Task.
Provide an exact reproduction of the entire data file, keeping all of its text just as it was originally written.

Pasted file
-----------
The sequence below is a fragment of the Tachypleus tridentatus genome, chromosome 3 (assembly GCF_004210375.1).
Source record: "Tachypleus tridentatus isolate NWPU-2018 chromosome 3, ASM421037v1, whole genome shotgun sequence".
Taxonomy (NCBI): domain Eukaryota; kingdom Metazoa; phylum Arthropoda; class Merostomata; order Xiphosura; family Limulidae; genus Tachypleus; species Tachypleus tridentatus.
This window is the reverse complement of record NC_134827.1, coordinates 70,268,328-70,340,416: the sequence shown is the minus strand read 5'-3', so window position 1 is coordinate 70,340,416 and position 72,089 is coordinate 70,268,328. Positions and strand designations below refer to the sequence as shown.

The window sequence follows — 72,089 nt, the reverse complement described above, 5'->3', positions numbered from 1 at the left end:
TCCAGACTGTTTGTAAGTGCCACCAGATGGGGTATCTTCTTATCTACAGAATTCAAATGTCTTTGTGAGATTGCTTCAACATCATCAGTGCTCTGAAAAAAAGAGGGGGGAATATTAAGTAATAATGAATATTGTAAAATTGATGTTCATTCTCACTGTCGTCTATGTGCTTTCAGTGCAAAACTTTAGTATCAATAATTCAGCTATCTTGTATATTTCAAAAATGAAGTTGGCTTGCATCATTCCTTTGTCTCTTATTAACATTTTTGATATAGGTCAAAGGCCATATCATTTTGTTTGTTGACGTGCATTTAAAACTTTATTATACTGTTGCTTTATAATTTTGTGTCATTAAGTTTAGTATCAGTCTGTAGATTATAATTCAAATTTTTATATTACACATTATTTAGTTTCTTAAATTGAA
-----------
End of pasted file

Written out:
The sequence below is a fragment of the Tachypleus tridentatus genome, chromosome 3 (assembly GCF_004210375.1).
Source record: "Tachypleus tridentatus isolate NWPU-2018 chromosome 3, ASM421037v1, whole genome shotgun sequence".
Taxonomy (NCBI): domain Eukaryota; kingdom Metazoa; phylum Arthropoda; class Merostomata; order Xiphosura; family Limulidae; genus Tachypleus; species Tachypleus tridentatus.
This window is the reverse complement of record NC_134827.1, coordinates 70,268,328-70,340,416: the sequence shown is the minus strand read 5'-3', so window position 1 is coordinate 70,340,416 and position 72,089 is coordinate 70,268,328. Positions and strand designations below refer to the sequence as shown.

The window sequence follows — 72,089 nt, the reverse complement described above, 5'->3', positions numbered from 1 at the left end:
TCCAGACTGTTTGTAAGTGCCACCAGATGGGGTATCTTCTTATCTACAGAATTCAAATGTCTTTGTGAGATTGCTTCAACATCATCAGTGCTCTGAAAAAAAGAGGGGGGAATATTAAGTAATAATGAATATTGTAAAATTGATGTTCATTCTCACTGTCGTCTATGTGCTTTCAGTGCAAAACTTTAGTATCAATAATTCAGCTATCTTGTATATTTCAAAAATGAAGTTGGCTTGCATCATTCCTTTGTCTCTTATTAACATTTTTGATATAGGTCAAAGGCCATATCATTTTGTTTGTTGACGTGCATTTAAAACTTTATTATACTGTTGCTTTATAATTTTGTGTCATTAAGTTTAGTATCAGTCTGTAGATTATAATTCAAATTTTTATATTACACATTATTTAGTTTCTTAAATTGAA